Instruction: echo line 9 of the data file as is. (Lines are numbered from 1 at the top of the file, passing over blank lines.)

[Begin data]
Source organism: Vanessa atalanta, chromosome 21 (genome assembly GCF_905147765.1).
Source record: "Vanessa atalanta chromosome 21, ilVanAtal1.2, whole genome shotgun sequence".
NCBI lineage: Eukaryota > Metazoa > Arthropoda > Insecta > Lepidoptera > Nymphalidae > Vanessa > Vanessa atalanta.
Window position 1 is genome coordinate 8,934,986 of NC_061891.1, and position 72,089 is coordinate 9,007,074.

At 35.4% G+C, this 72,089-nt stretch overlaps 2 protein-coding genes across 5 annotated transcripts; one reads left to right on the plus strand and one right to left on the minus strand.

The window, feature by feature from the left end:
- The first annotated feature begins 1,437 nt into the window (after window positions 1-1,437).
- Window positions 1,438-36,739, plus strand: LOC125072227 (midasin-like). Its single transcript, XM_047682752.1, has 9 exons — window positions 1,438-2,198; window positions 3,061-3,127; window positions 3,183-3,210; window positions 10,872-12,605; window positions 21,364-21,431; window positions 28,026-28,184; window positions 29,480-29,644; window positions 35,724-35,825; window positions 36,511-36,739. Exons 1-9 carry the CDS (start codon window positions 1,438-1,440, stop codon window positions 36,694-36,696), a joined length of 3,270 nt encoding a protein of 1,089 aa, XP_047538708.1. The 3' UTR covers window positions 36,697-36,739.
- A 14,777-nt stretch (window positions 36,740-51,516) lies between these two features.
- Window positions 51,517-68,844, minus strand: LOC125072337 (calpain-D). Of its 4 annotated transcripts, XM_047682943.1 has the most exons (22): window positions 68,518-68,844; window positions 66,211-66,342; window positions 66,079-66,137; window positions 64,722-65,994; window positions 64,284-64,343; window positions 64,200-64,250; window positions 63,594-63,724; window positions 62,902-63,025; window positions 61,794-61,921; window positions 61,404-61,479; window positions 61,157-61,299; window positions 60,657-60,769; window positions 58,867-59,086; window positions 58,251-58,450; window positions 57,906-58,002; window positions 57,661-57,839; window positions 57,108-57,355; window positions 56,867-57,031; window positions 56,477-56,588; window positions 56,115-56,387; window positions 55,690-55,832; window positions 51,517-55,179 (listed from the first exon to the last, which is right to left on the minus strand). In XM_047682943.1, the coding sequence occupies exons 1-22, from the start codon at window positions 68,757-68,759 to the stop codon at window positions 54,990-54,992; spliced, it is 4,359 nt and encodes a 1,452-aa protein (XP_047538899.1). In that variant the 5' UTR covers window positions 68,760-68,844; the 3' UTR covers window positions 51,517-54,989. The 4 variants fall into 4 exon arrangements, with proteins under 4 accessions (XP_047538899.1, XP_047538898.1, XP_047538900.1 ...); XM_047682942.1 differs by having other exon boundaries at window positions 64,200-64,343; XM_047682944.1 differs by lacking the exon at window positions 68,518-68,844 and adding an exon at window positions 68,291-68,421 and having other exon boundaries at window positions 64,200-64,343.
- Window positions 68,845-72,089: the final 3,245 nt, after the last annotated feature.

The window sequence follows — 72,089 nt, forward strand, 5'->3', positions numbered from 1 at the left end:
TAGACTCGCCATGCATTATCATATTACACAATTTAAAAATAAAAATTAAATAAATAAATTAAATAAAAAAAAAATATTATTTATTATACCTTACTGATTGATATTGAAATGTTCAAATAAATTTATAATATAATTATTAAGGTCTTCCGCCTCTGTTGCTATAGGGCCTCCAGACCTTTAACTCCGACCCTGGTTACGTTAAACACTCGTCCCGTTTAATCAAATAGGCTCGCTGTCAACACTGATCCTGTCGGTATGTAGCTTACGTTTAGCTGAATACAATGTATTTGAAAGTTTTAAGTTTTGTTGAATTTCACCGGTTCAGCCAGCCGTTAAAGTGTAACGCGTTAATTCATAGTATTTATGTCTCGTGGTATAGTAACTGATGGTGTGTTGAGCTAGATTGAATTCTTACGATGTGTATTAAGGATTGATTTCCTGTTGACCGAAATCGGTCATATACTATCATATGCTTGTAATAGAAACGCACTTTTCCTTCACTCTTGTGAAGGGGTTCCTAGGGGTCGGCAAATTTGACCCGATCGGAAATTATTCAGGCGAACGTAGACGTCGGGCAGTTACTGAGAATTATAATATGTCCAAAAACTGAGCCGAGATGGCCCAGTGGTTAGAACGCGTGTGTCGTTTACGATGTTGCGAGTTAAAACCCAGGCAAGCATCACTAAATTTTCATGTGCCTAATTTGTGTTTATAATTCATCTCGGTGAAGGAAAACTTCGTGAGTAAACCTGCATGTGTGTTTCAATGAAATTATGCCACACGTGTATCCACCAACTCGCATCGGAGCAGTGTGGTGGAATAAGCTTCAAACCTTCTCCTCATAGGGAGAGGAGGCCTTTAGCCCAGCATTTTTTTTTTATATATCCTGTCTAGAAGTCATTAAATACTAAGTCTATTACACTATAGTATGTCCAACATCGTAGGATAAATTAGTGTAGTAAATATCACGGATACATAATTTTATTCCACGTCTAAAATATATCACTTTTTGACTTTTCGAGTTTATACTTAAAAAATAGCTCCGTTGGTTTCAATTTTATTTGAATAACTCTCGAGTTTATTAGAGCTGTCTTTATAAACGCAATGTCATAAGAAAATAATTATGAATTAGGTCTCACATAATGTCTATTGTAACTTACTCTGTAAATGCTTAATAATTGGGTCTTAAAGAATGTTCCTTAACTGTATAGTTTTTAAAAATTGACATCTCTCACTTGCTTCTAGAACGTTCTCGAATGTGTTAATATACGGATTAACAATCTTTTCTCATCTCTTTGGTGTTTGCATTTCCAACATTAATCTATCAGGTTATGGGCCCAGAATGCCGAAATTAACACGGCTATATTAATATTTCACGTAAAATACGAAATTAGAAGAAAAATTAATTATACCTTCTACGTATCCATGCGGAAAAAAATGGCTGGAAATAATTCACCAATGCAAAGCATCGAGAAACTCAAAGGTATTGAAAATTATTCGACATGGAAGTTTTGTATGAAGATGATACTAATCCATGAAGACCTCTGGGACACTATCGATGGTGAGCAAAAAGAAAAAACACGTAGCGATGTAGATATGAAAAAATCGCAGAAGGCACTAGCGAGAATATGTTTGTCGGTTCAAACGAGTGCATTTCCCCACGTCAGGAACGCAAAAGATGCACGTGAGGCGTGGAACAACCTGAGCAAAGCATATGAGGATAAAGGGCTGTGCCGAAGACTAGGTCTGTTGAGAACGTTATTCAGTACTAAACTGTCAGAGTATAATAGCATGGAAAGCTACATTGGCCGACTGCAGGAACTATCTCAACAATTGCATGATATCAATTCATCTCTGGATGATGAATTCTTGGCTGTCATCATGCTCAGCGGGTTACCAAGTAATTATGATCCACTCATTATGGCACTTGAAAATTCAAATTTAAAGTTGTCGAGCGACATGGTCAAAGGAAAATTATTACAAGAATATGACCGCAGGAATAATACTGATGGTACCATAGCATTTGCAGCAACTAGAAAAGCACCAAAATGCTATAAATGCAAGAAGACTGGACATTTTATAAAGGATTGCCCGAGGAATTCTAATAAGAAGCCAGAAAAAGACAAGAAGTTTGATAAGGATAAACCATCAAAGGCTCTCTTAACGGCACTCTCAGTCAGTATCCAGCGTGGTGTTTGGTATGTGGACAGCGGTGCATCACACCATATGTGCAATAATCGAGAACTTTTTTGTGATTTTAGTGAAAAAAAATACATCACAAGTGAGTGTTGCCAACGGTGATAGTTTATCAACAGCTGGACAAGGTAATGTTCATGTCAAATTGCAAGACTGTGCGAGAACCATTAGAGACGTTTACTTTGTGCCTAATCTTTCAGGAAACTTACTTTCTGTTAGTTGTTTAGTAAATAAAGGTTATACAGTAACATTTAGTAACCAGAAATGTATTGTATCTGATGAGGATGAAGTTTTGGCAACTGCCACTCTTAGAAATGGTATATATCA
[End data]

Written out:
- A 14,777-nt stretch (window positions 36,740-51,516) lies between these two features.